in small drug possession charges where those accused were not displaying or using drugs in public view. Raw Story Scheindlin said she found it “disturbing” that the city responded to the lawsuit by saying a court order to stop the practice would amount to “judicial intrusion,” and that no injunction could guarantee that suspicionless stops would never occur or would only occur in a certain percentage of encounters. Washington Post “First, suspicionless stops should never occur,” Scheindlin wrote. She said the police department’s “cavalier attitude towards the prospect of a ‘widespread practice of suspicionless stops’ displays a deeply troubling apathy towards New Yorkers’ most fundamental constitutional rights.” Washington Post She called it “rather audacious” of the police department to argue that legislators already would have passed necessary laws if it were possible to protect people from unlawful searches and seizures. Washington Post The RAND Corp. research organization, in a study commissioned by the NYPD and released in 2007, acknowledged that “black pedestrians were stopped at a rate that is 50 percent greater than their representation in the residential census.

Justice Department sues Arizona’s Sheriff Joe Arpaio for ‘targeting Latinos’ Almashreq/ Agencies: The Justice Department on Thursday sued Joe Arpaio, a prominent Arizona sheriff known for his crackdowns aimed at rounding up illegal immigrants, accusing him of discrimination and retaliating against his critics. The move, in an election year, escalated a politically charged fight over local enforcement of federal immigration laws and the civil rights of Latinos. In a 32page civil rights lawsuit against Arpaio and his Maricopa County Sheriff’s Office, the Justice Department contended that Arpaio’s campaign against illegal immigration - including traffic stops and sweeps of homes and workplaces - had resulted in a “pattern or practice of unlawful discrimination” aimed at Latinos. Arpaio’s focus on immigration enforcement has eroded the relationship between law enforcement and the Latino community, with Latinos growing increasingly wary of cooperating with the authorities when they are victims or witnesses of crimes. The lawsuit also argues that the re-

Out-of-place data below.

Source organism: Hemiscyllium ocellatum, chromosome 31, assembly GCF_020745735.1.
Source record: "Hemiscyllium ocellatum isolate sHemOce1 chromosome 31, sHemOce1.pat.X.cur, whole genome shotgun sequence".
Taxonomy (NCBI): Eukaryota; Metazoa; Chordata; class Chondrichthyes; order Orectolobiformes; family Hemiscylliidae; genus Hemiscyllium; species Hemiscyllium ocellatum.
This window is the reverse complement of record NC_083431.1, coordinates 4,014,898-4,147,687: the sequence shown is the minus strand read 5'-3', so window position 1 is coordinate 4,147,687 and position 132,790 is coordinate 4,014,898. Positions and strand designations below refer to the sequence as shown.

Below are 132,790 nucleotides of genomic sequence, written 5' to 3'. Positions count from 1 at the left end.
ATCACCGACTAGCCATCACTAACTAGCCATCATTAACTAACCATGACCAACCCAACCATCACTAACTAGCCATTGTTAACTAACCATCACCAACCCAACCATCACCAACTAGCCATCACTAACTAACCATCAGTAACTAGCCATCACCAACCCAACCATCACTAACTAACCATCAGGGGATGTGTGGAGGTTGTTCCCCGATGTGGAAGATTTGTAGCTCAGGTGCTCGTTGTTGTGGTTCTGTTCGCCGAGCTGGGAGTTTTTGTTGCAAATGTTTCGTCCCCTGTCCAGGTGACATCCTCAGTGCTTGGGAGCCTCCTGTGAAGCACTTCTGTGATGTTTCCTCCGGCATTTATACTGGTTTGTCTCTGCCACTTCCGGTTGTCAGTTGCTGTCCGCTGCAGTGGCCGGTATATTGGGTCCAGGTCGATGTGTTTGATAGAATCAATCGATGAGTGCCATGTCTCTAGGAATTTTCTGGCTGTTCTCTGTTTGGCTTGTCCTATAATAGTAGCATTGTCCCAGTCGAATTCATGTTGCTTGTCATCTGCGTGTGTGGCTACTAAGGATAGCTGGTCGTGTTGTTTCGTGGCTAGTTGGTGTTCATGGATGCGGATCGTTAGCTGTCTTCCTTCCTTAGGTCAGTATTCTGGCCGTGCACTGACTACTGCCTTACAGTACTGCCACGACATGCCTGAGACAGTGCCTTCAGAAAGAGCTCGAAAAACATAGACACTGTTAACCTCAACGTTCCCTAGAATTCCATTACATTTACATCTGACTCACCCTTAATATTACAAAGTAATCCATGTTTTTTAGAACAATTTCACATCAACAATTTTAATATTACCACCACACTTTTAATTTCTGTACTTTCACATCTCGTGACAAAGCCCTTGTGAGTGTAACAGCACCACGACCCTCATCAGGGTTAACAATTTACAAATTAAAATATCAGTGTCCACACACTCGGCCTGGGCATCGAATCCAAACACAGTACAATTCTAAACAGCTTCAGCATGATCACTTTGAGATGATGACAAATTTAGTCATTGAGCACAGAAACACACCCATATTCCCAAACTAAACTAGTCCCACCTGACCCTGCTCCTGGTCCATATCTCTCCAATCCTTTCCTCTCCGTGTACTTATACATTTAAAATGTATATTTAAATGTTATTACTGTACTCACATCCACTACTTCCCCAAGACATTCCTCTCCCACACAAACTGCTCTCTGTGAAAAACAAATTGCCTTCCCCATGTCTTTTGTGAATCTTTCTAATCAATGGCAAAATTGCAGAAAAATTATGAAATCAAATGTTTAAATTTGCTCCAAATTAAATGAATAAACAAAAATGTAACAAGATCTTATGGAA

sources devoted to the sweeps have required the sheriff’s office to put a lower priority on traditional local law enforcement responsibilities, like investigating rapes and domestic violence. “The United States is not seeking, and has never sought, monetary damages or attorney’s fees in connection with our case,” Thomas E. Perez, assistant attorney general for the Justice Department’s civil rights division, said in a news conference. The goal, Perez said, is “to fix the problems” and to “ensure that the necessary policies, practices and oversight are in place” to prevent them from happening again. The conduct of the Maricopa County Sheriff’s Office and Arpaio “is neither constitutional nor effective law enforcement,” the Justice Department argued in court papers. “The defendants’ violations of the Constitution and laws of the United States are the product of a culture of disregard for Latinos that starts at the top and pervades the organization.”

Almashreq/ Agencies: A course at a military academy that taught U.S. officers to prepare for “total war” with Islam does not represent an isolated incident, campaigners have warned. The Pentagon moved swiftly to distance itself from revelations that officers in a defense department class were taught that “Hiroshima”-style tactics would be needed to combat the threat from Islam. “It was totally objectionable, against our values and it wasn’t academically sound”, said General Martin Dempsey, chairman of the joint chiefs of staff. Raw Story HIGHLIGHTS The class in question was can-

celed in April and Dempsey noted the instructor responsible for the course, army lieutenant colonel Matthew A Dooley, is “no longer in a teaching status”. Dooley, however, is still employed at the Joint Forces Staff College in Norfolk, Virginia. In a July presentation, Dooley claimed: “We have now come to understand that there is no such thing as ‘moderate Islam.’” Linda Sarsour, executive director at the Arab American Association of New York, said the course is merely the latest example in a proliferation of anti-Muslim teaching materials in law-enforcement agencies. “It’s part of a much larger problem,” Sarsour said, pointing to simi-